When asked what would be the ideal situation for Aruba five years from now, Maduro said that he hopes to see more protection of the island’s native trees and a complete de-growth process in the hotel and tourism industry — meaning, the prioritisation of quality of life, environmental sustainability, and social justice over endless economic expansion.

The de-growth concept encompasses various ideas and practices, including reducing consumption, reimagining work and leisure, rethinking production, addressing economic inequality, and restoring ecosystems. It's a response to the challenges posed by climate change, resource depletion, and social injustices exacerbated by the pursuit of growth at all costs.

Is this a tall order? Caribbean climate justice activists don't think so. It may, in fact, be the bare minimum — especially given how colonial masters exploited Caribbean resources beyond repair in order to develop their own countries.

Protestors in Aruba are advocating for de-growth. Photos courtesy of the ‘No More Hotels’ movement, used with permission.

“I would like to see us finally implementing the rights of nature in our constitution so we can safeguard our environment and our livelihoods,” Maduro explained. “I would like to see long-term actions on climate adaptation and resilience plans, so we can be more prepared for any climate disasters. I would like to see more sustainability and climate leaders step up to try to change the course of how we are functioning as a society. Finally, I would like to see more recognition of the Indigenous Peoples of Aruba, who have been protecting our environment for centuries, and even learn from our Indigenous ancestors’ ways of living with nature.”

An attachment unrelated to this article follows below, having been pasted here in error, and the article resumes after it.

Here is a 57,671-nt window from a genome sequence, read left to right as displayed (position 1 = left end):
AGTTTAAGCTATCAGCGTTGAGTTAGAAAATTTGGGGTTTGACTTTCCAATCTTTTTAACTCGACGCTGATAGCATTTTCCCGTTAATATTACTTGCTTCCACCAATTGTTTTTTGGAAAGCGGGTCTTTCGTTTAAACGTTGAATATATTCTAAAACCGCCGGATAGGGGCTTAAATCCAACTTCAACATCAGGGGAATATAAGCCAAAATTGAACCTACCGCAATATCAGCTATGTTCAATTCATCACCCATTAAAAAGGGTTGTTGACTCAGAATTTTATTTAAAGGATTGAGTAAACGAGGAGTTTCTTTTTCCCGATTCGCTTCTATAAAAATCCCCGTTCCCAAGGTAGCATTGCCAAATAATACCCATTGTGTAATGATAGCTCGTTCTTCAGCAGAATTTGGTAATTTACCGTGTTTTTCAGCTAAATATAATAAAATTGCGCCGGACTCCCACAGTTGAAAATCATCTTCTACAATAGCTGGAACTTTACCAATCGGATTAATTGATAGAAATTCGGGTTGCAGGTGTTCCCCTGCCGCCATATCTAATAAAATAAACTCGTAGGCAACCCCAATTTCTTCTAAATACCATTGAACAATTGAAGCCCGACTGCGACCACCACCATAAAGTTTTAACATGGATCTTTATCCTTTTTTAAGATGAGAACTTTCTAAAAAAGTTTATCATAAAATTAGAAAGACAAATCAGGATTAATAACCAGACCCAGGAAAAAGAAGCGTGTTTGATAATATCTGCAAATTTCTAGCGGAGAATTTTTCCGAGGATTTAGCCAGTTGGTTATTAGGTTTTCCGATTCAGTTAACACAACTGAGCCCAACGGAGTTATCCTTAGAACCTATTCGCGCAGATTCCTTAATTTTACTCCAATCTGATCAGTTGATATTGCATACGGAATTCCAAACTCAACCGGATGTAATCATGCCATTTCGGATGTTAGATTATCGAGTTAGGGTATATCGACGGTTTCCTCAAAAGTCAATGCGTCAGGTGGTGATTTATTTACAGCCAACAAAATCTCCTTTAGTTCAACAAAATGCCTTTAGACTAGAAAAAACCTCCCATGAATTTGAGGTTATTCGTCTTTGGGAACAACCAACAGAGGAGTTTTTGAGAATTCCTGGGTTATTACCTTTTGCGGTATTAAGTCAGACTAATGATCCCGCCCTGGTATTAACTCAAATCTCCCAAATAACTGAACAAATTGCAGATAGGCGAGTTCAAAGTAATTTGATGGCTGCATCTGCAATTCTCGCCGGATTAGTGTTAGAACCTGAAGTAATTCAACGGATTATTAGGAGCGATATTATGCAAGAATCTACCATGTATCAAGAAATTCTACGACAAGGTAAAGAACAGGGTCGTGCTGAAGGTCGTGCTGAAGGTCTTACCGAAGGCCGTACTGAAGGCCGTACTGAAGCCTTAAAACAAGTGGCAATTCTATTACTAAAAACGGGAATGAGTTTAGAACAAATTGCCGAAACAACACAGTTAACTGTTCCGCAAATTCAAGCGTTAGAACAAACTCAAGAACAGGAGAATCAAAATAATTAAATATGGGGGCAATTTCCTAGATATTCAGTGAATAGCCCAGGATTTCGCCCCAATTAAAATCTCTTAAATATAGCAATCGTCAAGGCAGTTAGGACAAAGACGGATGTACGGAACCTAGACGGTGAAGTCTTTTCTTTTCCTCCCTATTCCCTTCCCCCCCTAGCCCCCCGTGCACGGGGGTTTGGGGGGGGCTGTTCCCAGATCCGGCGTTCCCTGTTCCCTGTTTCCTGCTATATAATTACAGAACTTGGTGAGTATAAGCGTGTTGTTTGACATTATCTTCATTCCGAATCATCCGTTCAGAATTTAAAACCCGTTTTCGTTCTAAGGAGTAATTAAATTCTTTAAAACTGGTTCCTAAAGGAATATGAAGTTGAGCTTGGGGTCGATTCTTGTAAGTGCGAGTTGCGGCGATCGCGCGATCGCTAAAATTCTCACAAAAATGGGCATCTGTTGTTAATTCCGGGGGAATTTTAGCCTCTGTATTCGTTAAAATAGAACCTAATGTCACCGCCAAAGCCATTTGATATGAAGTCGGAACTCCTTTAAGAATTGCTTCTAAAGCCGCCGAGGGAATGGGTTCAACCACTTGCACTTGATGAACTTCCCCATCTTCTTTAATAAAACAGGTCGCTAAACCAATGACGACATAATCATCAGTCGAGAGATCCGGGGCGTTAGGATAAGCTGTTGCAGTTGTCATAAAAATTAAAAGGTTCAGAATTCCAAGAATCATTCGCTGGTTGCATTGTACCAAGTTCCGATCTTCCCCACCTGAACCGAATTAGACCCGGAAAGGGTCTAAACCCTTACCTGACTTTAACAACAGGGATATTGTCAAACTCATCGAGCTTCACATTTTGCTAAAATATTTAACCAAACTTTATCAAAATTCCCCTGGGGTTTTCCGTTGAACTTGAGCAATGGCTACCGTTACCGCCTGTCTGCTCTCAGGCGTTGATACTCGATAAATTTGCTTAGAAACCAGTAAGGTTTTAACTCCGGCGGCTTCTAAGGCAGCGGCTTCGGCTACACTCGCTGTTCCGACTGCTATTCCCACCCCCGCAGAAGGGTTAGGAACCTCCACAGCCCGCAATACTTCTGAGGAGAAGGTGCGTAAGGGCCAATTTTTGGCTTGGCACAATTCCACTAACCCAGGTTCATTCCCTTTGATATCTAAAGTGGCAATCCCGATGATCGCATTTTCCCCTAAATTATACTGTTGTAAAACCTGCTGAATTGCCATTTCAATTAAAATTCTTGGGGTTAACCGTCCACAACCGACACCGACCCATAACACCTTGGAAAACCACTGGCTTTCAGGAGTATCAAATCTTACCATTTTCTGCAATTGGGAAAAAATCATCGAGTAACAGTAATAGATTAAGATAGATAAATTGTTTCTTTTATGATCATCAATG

The situation in Aruba mirrors much of what is taking place in the regional hotel and tourism industry, where over-construction and unsustainable development represent not just a threat to the region's fragile ecosystems, but also an injustice to its people.

With movements like “No More Hotels” reimagining tourism as a force for sustainable development, however, rooted in principles of equity, resilience, and respect for the environment, the Caribbean and other Small Island Developing States (SIDS) may become better positioned to build a future where their environment remains an example of beauty, culture, and diversity for generations to come.